How long has Andre Greipel been waiting just to get his party invite to the Tour de France?
He pedaled in the shadows for years as HTC-Columbia teammate Cavendish racked up the wins and the glory. Instead, Greipel stayed home in July and took his kids to the zoo.
How long has Greipel been waiting to win a stage in the Tour de France and nail down definitive proof that he belongs in the same sentence and fast company as sprinters such as Cavendish, Petacchi and Farrar?
And finally, how long has Greipel been dreaming that one day, with a new team and freedom and a Tour invite, he might possibly beat his bitter rival in the biggest bike race in professional cycling?
That’s a slew of how longs.
Today in hot and humid Carmaux, Greipel threw several monkeys off his back with a convincing and powerful win against Cavendish. If you wanted revenge, you couldn’t have asked for a better day or a more impressive stage.
While Greipel had bickered with Omega Pharma Lotto earlier in the Tour about again playing second fiddle, this time to Philippe Gilbert and his green jersey hunt, this victory was a unified effort.
Gilbert made a bitch slap move on the short but deadly Cote de Mirandol-Bourgnounac and broke clear with the yellow jersey Thomas Voeckler, Tony Gallopin (Cofidis), and Dries Devenyns (Quick Step) and, joining later, Tony Martin (HTC-Highroad).
It was 3.9 kilometers of pain that destroyed the HTC-Highroad train. Renshaw and Bernard Eisel over-cooked, wasted, too burnt to drive. Cavendish found himself in a surprising and vulnerable position coming into the final push to the line. Alone, teammates dropped, forced to freelance.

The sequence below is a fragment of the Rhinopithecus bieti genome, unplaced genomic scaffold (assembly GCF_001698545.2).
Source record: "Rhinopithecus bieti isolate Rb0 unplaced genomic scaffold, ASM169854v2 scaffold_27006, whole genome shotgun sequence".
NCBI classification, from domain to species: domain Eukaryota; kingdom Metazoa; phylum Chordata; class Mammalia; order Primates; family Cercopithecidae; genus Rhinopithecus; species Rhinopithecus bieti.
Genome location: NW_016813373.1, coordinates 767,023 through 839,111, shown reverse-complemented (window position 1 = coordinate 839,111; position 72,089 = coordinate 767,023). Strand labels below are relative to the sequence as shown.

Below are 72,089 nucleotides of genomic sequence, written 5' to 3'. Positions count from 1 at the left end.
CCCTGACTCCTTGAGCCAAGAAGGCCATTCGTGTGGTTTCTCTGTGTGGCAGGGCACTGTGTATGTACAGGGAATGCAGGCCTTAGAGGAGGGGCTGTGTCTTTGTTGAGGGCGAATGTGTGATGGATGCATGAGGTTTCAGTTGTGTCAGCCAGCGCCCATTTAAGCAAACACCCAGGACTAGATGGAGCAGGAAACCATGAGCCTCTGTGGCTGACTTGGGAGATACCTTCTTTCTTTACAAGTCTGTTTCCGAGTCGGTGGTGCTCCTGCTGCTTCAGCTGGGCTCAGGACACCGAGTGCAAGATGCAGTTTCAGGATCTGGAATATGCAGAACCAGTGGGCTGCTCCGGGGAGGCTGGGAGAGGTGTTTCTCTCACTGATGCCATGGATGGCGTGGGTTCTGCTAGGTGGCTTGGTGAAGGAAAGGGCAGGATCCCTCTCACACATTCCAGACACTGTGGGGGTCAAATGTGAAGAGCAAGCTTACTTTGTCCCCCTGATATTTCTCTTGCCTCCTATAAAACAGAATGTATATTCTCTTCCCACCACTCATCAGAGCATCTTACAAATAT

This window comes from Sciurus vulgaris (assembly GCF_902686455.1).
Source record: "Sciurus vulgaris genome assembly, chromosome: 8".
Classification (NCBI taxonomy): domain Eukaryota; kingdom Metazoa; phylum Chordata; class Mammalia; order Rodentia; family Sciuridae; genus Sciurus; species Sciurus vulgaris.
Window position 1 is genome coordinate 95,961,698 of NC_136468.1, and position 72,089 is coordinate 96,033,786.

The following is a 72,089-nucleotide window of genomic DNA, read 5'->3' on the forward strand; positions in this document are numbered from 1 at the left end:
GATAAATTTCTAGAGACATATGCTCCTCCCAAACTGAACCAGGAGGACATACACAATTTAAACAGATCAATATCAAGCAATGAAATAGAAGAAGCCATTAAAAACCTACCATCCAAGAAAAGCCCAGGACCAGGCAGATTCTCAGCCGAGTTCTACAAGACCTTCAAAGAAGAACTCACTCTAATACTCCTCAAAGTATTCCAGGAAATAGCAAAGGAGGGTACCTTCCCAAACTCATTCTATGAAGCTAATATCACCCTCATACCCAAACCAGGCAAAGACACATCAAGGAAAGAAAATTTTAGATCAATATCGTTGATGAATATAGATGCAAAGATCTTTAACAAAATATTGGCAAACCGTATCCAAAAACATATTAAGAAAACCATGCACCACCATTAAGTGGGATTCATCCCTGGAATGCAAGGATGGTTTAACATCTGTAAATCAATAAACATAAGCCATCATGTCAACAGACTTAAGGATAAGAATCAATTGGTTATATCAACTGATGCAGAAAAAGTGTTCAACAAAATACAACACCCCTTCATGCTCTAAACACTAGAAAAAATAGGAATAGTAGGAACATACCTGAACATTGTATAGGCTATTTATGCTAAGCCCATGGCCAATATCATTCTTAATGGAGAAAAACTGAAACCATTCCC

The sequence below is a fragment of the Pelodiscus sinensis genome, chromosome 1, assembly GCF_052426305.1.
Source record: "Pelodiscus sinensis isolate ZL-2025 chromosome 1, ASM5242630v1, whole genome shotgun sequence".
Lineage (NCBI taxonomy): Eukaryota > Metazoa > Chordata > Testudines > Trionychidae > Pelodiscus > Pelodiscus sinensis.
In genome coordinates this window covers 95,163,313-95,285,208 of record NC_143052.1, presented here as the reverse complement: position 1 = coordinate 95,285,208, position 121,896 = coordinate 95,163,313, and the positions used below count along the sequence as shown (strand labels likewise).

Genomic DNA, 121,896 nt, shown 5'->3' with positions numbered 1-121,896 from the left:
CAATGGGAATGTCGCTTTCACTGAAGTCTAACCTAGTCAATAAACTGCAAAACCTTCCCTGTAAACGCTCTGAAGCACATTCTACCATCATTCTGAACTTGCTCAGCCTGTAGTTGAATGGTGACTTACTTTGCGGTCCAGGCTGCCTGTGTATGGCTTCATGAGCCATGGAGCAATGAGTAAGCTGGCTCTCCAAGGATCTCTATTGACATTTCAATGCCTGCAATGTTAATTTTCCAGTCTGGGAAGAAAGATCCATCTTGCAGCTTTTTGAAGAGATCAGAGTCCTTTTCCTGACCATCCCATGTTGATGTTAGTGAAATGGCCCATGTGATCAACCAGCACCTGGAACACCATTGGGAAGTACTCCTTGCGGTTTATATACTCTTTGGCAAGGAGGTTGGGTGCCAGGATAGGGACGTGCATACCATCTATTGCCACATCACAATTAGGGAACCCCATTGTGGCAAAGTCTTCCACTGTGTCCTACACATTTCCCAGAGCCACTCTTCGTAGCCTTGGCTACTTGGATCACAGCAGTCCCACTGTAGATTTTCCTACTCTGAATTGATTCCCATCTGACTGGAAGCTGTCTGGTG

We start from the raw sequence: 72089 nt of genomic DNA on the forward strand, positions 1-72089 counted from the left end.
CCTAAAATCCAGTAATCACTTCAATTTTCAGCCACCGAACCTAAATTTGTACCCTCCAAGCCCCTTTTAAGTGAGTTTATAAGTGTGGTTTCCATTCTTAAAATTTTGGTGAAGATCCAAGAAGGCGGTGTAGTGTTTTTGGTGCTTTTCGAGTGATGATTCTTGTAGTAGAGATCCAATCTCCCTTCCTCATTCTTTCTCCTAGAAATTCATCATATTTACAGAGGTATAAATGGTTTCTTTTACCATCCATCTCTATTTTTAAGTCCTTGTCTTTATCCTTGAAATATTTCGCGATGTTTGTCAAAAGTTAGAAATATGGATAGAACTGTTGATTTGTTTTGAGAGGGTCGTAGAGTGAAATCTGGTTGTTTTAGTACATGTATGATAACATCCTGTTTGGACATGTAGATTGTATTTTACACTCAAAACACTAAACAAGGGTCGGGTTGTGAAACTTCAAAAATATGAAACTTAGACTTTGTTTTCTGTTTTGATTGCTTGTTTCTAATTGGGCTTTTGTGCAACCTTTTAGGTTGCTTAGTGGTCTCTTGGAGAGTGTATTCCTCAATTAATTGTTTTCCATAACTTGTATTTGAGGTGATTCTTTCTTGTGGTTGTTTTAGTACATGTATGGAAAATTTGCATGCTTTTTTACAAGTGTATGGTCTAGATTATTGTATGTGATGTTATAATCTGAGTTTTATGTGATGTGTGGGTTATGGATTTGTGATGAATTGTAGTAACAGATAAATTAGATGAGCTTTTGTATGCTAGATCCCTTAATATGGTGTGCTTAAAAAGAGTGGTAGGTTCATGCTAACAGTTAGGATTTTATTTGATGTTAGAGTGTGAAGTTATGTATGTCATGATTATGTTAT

He did the best he could, latching onto the wheel of Daniele Oss (Liquigas-Cannondale) who led out the sprint. The Member of the British Empire went a little early and — add look of shock and disbelief — a little slow.
Greipel blew by Cavendish and won by half a bike length and he feels really really good about the whole damn thing.
“It’s an incredible feeling to win a stage in the biggest race in the world,” Greipel said shortly after his victory.
“When I knew that I could be part of the race this year, winning a stage became my goal and the team supported me in that. I think I’m the happiest person the world at the moment. I’ve been working for this all season long. Gilbert attacked in last climb and then Marcel Sieberg got me in a good position so that I do my sprint.”
Sprint done, Cavendish killed, monkeys slaughtered, Omega Pharma drinking lots of champagne even if Jurgen Van Den Broeck is still in the hospital. They put a little bubbly in his IV.
Considering all the serious and dispiriting crashes this year, the latest is the crack in the invincibility of Mark Cavendish. His dominance is now open to question. He’s still the best but in just over a week he’s lost to Tyler Farrar and Andre Greipel.
Still, the Manx Missile didn’t get all crabby and make excuses. “I went early but it wasn’t too early on this type of finish, but I didn’t commit enough,” Cavendish said. “I kicked with 170 [meters] to go but Greipel came past and beat me. I’m happy for him. He’s come here to the Tour de France and won. I feel I made a mistake, but Greipel beat me, so there’s no excuse I can say about that.”
The GC is all shook up. The sprint competition is all shook up. Call Elvis, Le King is digging it.